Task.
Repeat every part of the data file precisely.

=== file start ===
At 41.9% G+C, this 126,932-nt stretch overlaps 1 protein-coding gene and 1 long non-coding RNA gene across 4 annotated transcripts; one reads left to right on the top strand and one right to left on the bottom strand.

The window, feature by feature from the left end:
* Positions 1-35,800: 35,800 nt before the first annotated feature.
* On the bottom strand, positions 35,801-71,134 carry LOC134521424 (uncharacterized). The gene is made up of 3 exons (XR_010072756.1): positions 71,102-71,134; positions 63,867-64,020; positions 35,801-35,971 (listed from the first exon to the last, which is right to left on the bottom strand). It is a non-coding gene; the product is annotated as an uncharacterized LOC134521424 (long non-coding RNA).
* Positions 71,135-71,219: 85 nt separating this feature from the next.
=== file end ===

At 41.9% G+C, this 126,932-nt stretch overlaps 1 protein-coding gene and 1 long non-coding RNA gene across 4 annotated transcripts; one reads left to right on the top strand and one right to left on the bottom strand.

The window, feature by feature from the left end:
* Positions 1-35,800: 35,800 nt before the first annotated feature.
* On the bottom strand, positions 35,801-71,134 carry LOC134521424 (uncharacterized). The gene is made up of 3 exons (XR_010072756.1): positions 71,102-71,134; positions 63,867-64,020; positions 35,801-35,971 (listed from the first exon to the last, which is right to left on the bottom strand). It is a non-coding gene; the product is annotated as an uncharacterized LOC134521424 (long non-coding RNA).
* Positions 71,135-71,219: 85 nt separating this feature from the next.